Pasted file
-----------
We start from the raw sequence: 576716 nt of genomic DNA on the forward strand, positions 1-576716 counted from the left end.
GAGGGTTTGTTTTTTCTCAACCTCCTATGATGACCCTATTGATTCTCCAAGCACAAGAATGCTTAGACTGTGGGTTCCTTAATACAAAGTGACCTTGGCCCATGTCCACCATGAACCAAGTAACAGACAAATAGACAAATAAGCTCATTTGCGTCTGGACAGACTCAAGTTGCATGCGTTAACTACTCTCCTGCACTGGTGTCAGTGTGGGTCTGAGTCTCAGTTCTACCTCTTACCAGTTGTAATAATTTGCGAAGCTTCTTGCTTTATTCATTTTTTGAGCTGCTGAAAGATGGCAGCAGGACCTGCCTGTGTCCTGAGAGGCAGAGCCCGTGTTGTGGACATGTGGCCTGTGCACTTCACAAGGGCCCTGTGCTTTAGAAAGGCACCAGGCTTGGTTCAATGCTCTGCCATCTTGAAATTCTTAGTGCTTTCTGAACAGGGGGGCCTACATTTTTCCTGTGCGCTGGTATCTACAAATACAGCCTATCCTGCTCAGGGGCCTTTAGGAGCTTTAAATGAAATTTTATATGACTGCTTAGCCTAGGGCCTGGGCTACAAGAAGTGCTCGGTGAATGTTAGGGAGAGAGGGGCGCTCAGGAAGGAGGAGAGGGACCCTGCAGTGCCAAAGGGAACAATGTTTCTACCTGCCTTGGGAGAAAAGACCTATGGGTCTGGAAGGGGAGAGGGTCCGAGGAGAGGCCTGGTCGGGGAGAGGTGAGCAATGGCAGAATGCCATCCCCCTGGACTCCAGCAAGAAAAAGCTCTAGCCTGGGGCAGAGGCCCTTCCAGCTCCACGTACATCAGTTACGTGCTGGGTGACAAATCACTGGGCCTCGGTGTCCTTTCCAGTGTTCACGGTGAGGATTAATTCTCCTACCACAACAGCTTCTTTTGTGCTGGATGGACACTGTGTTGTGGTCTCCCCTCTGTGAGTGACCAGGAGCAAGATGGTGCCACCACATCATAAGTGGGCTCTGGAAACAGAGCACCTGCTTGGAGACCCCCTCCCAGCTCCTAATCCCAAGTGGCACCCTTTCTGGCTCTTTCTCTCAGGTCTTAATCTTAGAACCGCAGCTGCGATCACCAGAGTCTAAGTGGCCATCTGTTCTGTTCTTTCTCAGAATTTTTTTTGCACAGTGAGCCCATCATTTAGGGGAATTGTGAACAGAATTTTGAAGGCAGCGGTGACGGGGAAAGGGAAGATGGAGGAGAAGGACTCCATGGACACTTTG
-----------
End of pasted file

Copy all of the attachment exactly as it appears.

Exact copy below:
We start from the raw sequence: 576716 nt of genomic DNA on the forward strand, positions 1-576716 counted from the left end.
GAGGGTTTGTTTTTTCTCAACCTCCTATGATGACCCTATTGATTCTCCAAGCACAAGAATGCTTAGACTGTGGGTTCCTTAATACAAAGTGACCTTGGCCCATGTCCACCATGAACCAAGTAACAGACAAATAGACAAATAAGCTCATTTGCGTCTGGACAGACTCAAGTTGCATGCGTTAACTACTCTCCTGCACTGGTGTCAGTGTGGGTCTGAGTCTCAGTTCTACCTCTTACCAGTTGTAATAATTTGCGAAGCTTCTTGCTTTATTCATTTTTTGAGCTGCTGAAAGATGGCAGCAGGACCTGCCTGTGTCCTGAGAGGCAGAGCCCGTGTTGTGGACATGTGGCCTGTGCACTTCACAAGGGCCCTGTGCTTTAGAAAGGCACCAGGCTTGGTTCAATGCTCTGCCATCTTGAAATTCTTAGTGCTTTCTGAACAGGGGGGCCTACATTTTTCCTGTGCGCTGGTATCTACAAATACAGCCTATCCTGCTCAGGGGCCTTTAGGAGCTTTAAATGAAATTTTATATGACTGCTTAGCCTAGGGCCTGGGCTACAAGAAGTGCTCGGTGAATGTTAGGGAGAGAGGGGCGCTCAGGAAGGAGGAGAGGGACCCTGCAGTGCCAAAGGGAACAATGTTTCTACCTGCCTTGGGAGAAAAGACCTATGGGTCTGGAAGGGGAGAGGGTCCGAGGAGAGGCCTGGTCGGGGAGAGGTGAGCAATGGCAGAATGCCATCCCCCTGGACTCCAGCAAGAAAAAGCTCTAGCCTGGGGCAGAGGCCCTTCCAGCTCCACGTACATCAGTTACGTGCTGGGTGACAAATCACTGGGCCTCGGTGTCCTTTCCAGTGTTCACGGTGAGGATTAATTCTCCTACCACAACAGCTTCTTTTGTGCTGGATGGACACTGTGTTGTGGTCTCCCCTCTGTGAGTGACCAGGAGCAAGATGGTGCCACCACATCATAAGTGGGCTCTGGAAACAGAGCACCTGCTTGGAGACCCCCTCCCAGCTCCTAATCCCAAGTGGCACCCTTTCTGGCTCTTTCTCTCAGGTCTTAATCTTAGAACCGCAGCTGCGATCACCAGAGTCTAAGTGGCCATCTGTTCTGTTCTTTCTCAGAATTTTTTTTGCACAGTGAGCCCATCATTTAGGGGAATTGTGAACAGAATTTTGAAGGCAGCGGTGACGGGGAAAGGGAAGATGGAGGAGAAGGACTCCATGGACACTTTG